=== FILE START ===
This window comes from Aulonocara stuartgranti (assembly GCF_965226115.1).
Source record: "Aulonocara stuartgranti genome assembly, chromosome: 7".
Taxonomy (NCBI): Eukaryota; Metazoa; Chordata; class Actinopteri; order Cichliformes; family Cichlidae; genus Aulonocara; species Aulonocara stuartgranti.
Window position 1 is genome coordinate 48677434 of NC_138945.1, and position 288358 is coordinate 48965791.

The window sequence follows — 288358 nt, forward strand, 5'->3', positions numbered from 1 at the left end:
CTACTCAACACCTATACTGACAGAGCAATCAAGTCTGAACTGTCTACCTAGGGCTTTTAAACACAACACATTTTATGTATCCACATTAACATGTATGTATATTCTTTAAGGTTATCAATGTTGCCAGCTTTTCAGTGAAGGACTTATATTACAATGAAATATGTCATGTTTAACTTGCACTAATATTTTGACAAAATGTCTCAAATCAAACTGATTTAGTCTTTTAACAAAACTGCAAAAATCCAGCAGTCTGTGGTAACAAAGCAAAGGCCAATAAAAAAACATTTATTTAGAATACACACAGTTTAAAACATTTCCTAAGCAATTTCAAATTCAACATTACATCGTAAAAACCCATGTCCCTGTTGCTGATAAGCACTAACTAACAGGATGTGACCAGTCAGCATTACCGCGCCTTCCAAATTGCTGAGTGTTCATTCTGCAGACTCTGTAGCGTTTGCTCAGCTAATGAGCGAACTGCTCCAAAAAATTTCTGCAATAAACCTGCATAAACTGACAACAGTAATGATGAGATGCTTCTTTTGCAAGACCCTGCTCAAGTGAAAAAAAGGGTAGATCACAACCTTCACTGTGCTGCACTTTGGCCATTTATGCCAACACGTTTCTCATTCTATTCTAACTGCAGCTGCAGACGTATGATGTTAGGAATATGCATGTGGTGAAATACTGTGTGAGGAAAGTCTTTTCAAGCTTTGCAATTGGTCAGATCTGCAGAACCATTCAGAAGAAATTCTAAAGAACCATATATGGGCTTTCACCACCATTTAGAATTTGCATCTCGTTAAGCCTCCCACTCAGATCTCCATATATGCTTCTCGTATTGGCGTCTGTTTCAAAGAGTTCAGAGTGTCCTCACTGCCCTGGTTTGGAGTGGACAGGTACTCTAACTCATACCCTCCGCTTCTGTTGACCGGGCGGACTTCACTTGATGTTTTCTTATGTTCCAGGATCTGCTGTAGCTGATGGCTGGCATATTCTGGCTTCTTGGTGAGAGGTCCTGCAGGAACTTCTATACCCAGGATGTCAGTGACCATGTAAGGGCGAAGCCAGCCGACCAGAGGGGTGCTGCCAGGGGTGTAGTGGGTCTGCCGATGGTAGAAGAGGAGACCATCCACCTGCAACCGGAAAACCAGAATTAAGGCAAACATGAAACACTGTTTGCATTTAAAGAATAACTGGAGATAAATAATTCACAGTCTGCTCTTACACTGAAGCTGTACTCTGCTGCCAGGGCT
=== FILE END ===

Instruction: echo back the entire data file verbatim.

This window comes from Aulonocara stuartgranti (assembly GCF_965226115.1).
Source record: "Aulonocara stuartgranti genome assembly, chromosome: 7".
Taxonomy (NCBI): Eukaryota; Metazoa; Chordata; class Actinopteri; order Cichliformes; family Cichlidae; genus Aulonocara; species Aulonocara stuartgranti.
Window position 1 is genome coordinate 48677434 of NC_138945.1, and position 288358 is coordinate 48965791.

The window sequence follows — 288358 nt, forward strand, 5'->3', positions numbered from 1 at the left end:
CTACTCAACACCTATACTGACAGAGCAATCAAGTCTGAACTGTCTACCTAGGGCTTTTAAACACAACACATTTTATGTATCCACATTAACATGTATGTATATTCTTTAAGGTTATCAATGTTGCCAGCTTTTCAGTGAAGGACTTATATTACAATGAAATATGTCATGTTTAACTTGCACTAATATTTTGACAAAATGTCTCAAATCAAACTGATTTAGTCTTTTAACAAAACTGCAAAAATCCAGCAGTCTGTGGTAACAAAGCAAAGGCCAATAAAAAAACATTTATTTAGAATACACACAGTTTAAAACATTTCCTAAGCAATTTCAAATTCAACATTACATCGTAAAAACCCATGTCCCTGTTGCTGATAAGCACTAACTAACAGGATGTGACCAGTCAGCATTACCGCGCCTTCCAAATTGCTGAGTGTTCATTCTGCAGACTCTGTAGCGTTTGCTCAGCTAATGAGCGAACTGCTCCAAAAAATTTCTGCAATAAACCTGCATAAACTGACAACAGTAATGATGAGATGCTTCTTTTGCAAGACCCTGCTCAAGTGAAAAAAAGGGTAGATCACAACCTTCACTGTGCTGCACTTTGGCCATTTATGCCAACACGTTTCTCATTCTATTCTAACTGCAGCTGCAGACGTATGATGTTAGGAATATGCATGTGGTGAAATACTGTGTGAGGAAAGTCTTTTCAAGCTTTGCAATTGGTCAGATCTGCAGAACCATTCAGAAGAAATTCTAAAGAACCATATATGGGCTTTCACCACCATTTAGAATTTGCATCTCGTTAAGCCTCCCACTCAGATCTCCATATATGCTTCTCGTATTGGCGTCTGTTTCAAAGAGTTCAGAGTGTCCTCACTGCCCTGGTTTGGAGTGGACAGGTACTCTAACTCATACCCTCCGCTTCTGTTGACCGGGCGGACTTCACTTGATGTTTTCTTATGTTCCAGGATCTGCTGTAGCTGATGGCTGGCATATTCTGGCTTCTTGGTGAGAGGTCCTGCAGGAACTTCTATACCCAGGATGTCAGTGACCATGTAAGGGCGAAGCCAGCCGACCAGAGGGGTGCTGCCAGGGGTGTAGTGGGTCTGCCGATGGTAGAAGAGGAGACCATCCACCTGCAACCGGAAAACCAGAATTAAGGCAAACATGAAACACTGTTTGCATTTAAAGAATAACTGGAGATAAATAATTCACAGTCTGCTCTTACACTGAAGCTGTACTCTGCTGCCAGGGCT